Composting is the diversion of organic food waste and yard trimmings from the municipal waste stream by composting them in ones yard through controlled decomposition of organic matter by bacteria and fungi into a humus-like product. It is considered source reduction, not recycling, because the composted materials never enter the municipal waste stream.

Backyard composting is easy, following these key points. For optimal decomposition, a delicate chemical balance of carbon and nitrogen levels should be maintained. This will eliminate any foul odors from the composting area. The desired carbon-nitrogen ratio is 30:1. Simply put, think browns for carbon and greens for nitrogen.

  • Greens: food wastes, grass clippings, eggshells, coffee grounds, chicken/horse/cow manure
  • Browns: leaves, straw, bark, paper (newspaper, too), fruit wastes

Do not compost meat or oils.

The carbon-nitrogen balance is important because it provides nutrients for bugs and worms to eat the compost pile. These bugs like to eat carbon (for energy) and nitrogen (for protein). After three to six months, your food and yard waste will turn into a rich, dark humus that can be used for fertilizing a garden.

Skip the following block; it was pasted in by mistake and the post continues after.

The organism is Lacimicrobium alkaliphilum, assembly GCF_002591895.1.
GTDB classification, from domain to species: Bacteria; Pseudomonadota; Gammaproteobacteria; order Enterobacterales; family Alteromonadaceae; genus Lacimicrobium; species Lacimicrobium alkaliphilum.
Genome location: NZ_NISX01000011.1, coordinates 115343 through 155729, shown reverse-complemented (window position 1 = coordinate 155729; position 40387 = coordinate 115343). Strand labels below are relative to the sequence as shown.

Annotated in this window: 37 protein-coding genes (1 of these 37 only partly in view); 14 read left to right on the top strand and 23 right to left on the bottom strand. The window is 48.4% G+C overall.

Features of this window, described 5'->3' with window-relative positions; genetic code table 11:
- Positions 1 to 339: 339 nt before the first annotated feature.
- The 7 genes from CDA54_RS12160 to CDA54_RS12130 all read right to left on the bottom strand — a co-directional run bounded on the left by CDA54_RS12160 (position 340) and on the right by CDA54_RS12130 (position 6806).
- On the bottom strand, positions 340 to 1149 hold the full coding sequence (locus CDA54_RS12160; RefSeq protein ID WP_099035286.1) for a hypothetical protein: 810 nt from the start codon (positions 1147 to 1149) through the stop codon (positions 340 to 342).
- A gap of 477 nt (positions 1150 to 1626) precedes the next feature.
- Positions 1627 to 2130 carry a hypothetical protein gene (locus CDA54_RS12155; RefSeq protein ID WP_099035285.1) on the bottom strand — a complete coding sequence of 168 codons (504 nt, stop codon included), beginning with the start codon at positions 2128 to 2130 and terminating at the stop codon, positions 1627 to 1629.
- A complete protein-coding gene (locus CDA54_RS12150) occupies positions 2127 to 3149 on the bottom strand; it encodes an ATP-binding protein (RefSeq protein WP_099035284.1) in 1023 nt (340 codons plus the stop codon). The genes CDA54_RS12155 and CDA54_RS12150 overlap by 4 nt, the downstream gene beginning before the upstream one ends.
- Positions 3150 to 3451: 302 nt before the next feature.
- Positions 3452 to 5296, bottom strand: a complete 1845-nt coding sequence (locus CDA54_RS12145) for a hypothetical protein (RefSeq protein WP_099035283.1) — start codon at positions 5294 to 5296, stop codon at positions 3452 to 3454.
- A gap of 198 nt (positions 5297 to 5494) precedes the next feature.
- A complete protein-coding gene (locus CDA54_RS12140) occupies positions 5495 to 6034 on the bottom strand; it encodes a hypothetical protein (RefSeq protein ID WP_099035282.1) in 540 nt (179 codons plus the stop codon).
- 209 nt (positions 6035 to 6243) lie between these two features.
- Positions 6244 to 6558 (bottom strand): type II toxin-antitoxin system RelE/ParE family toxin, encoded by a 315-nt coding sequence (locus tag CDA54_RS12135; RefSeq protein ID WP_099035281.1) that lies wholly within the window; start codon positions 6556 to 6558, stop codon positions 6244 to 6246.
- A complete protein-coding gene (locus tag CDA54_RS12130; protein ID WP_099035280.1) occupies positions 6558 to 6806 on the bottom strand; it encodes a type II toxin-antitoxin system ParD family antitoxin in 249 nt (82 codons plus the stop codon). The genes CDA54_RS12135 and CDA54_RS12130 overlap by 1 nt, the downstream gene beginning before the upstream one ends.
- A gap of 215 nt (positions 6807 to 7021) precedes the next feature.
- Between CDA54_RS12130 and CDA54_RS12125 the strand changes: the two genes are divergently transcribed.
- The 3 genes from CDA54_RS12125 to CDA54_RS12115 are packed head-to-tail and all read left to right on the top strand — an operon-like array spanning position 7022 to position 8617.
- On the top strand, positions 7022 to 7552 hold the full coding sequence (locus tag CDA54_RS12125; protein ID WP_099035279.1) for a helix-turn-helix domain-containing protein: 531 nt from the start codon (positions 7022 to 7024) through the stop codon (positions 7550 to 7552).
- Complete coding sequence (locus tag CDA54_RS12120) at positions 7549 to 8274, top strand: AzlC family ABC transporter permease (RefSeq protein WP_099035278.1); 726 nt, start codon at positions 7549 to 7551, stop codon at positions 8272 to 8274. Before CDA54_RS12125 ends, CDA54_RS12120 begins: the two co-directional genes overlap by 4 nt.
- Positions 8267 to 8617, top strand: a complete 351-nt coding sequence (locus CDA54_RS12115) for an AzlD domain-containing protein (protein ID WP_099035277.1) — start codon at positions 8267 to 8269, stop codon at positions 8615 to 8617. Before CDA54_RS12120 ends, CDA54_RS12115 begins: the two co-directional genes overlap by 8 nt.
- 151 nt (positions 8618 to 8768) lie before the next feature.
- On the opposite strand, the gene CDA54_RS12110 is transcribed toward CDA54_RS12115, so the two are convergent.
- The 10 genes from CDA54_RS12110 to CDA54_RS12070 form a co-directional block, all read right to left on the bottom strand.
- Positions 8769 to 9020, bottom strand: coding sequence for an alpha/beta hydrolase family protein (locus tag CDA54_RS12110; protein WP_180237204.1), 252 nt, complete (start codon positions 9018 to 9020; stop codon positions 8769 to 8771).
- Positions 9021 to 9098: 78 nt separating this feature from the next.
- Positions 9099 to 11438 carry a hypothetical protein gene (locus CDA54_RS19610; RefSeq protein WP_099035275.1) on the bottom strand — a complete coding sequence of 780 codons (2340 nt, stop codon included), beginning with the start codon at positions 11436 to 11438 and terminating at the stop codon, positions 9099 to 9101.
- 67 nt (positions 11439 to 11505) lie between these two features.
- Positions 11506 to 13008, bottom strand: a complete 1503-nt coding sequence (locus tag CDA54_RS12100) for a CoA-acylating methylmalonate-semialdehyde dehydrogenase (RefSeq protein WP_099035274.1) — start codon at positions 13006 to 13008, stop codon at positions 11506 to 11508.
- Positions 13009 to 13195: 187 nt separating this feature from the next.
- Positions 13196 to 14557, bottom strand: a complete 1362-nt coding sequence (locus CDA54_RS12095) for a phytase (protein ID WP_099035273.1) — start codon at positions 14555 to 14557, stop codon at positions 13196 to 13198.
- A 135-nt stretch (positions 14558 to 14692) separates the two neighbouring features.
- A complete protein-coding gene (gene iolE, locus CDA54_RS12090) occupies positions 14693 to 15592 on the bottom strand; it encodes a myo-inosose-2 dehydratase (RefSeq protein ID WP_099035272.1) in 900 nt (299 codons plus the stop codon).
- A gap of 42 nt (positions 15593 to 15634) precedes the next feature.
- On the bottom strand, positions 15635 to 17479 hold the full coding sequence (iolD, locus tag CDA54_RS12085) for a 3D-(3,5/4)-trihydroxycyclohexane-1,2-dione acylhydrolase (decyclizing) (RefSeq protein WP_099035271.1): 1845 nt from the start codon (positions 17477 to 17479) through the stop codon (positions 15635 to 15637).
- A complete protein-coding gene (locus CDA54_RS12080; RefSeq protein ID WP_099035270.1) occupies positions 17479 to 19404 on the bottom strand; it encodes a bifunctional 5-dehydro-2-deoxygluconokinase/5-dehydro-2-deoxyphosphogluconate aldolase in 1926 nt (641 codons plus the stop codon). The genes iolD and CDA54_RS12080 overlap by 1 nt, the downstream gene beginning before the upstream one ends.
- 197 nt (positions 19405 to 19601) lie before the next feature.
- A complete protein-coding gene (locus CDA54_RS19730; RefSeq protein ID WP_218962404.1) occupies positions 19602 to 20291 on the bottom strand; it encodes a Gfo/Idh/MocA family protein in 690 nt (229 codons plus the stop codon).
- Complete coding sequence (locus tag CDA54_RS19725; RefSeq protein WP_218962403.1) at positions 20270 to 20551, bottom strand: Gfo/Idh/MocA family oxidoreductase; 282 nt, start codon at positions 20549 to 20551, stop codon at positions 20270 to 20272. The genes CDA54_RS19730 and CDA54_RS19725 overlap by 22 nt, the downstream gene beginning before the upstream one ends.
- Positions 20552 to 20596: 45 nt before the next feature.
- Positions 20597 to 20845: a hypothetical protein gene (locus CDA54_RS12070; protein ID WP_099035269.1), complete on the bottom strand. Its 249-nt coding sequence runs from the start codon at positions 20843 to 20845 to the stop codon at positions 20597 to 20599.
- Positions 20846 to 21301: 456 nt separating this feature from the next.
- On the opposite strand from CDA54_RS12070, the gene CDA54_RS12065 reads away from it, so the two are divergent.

People living on large country and farm properties can easily set aside an area for piling up all leaf litter, grass clippings, fruit wastes, and vegetable wastes. If the pile is remote enough, simply throw stuff on the top and do not worry about mixing it. If you have the time or need to, consider dry covering some wet waste materials that might attract too many insects or animals.

Composting Pet WasteEdit

If you plan on using your composting material for fertilizing a vegetable garden, then do not add pet waste to your composting pile. Composting horse and cow manure is fine for composting because those animals have a pathogenic system that kills bacteria. Dogs and cats, however, lack this pathogenic system. Consequently, this poses as a composting issue because the temperature of a typical backyard composting pile (90-140F) is not hot enough to kill those pathogens. (Pathogens are killed at 160F.)

However, if you do not plan on using your composting material for fertilizing a garden, then you may want to consider creating a separate compost pile for handling pet waste. A simple solution is to create a "compost pocket," which is basically a just digging a hole in the backyard. In just two, quick steps, you can divert your pet waste from entering landfills:

  1. Dig a hole 10 to 15 inches deep and less than 2 feet across.
  2. Place pet waste in hole and cover with soil. To ward off pests, make sure you have at least 8 inches of soil cover.

External LinkEdit

Compost Guide